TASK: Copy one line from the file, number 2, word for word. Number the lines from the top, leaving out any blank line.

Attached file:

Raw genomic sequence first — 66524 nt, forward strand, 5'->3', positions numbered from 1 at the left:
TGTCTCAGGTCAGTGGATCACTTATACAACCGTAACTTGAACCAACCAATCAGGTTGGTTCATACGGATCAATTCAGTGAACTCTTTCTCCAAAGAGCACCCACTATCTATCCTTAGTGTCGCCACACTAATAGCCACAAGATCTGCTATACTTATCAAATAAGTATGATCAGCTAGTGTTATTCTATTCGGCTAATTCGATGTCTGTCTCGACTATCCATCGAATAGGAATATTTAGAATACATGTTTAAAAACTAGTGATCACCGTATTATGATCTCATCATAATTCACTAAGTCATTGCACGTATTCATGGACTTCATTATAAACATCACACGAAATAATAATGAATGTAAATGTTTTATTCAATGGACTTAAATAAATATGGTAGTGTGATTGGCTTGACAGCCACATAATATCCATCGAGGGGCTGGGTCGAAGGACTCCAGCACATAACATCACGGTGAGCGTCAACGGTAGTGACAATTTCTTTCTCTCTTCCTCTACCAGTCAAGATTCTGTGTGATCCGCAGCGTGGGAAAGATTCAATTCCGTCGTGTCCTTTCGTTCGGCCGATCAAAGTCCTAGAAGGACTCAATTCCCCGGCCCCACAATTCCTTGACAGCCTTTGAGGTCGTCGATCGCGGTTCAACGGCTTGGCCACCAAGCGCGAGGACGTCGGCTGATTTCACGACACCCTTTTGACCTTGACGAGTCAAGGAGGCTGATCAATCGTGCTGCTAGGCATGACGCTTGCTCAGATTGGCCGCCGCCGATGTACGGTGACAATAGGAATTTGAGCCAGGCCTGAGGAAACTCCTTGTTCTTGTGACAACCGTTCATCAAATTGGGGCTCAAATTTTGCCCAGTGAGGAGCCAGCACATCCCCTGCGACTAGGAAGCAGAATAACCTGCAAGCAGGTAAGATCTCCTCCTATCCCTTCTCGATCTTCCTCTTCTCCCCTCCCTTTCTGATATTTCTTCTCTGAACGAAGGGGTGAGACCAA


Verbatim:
TGTCTCAGGTCAGTGGATCACTTATACAACCGTAACTTGAACCAACCAATCAGGTTGGTTCATACGGATCAATTCAGTGAACTCTTTCTCCAAAGAGCACCCACTATCTATCCTTAGTGTCGCCACACTAATAGCCACAAGATCTGCTATACTTATCAAATAAGTATGATCAGCTAGTGTTATTCTATTCGGCTAATTCGATGTCTGTCTCGACTATCCATCGAATAGGAATATTTAGAATACATGTTTAAAAACTAGTGATCACCGTATTATGATCTCATCATAATTCACTAAGTCATTGCACGTATTCATGGACTTCATTATAAACATCACACGAAATAATAATGAATGTAAATGTTTTATTCAATGGACTTAAATAAATATGGTAGTGTGATTGGCTTGACAGCCACATAATATCCATCGAGGGGCTGGGTCGAAGGACTCCAGCACATAACATCACGGTGAGCGTCAACGGTAGTGACAATTTCTTTCTCTCTTCCTCTACCAGTCAAGATTCTGTGTGATCCGCAGCGTGGGAAAGATTCAATTCCGTCGTGTCCTTTCGTTCGGCCGATCAAAGTCCTAGAAGGACTCAATTCCCCGGCCCCACAATTCCTTGACAGCCTTTGAGGTCGTCGATCGCGGTTCAACGGCTTGGCCACCAAGCGCGAGGACGTCGGCTGATTTCACGACACCCTTTTGACCTTGACGAGTCAAGGAGGCTGATCAATCGTGCTGCTAGGCATGACGCTTGCTCAGATTGGCCGCCGCCGATGTACGGTGACAATAGGAATTTGAGCCAGGCCTGAGGAAACTCCTTGTTCTTGTGACAACCGTTCATCAAATTGGGGCTCAAATTTTGCCCAGTGAGGAGCCAGCACATCCCCTGCGACTAGGAAGCAGAATAACCTGCAAGCAGGTAAGATCTCCTCCTATCCCTTCTCGATCTTCCTCTTCTCCCCTCCCTTTCTGATATTTCTTCTCTGAACGAAGGGGTGAGACCAA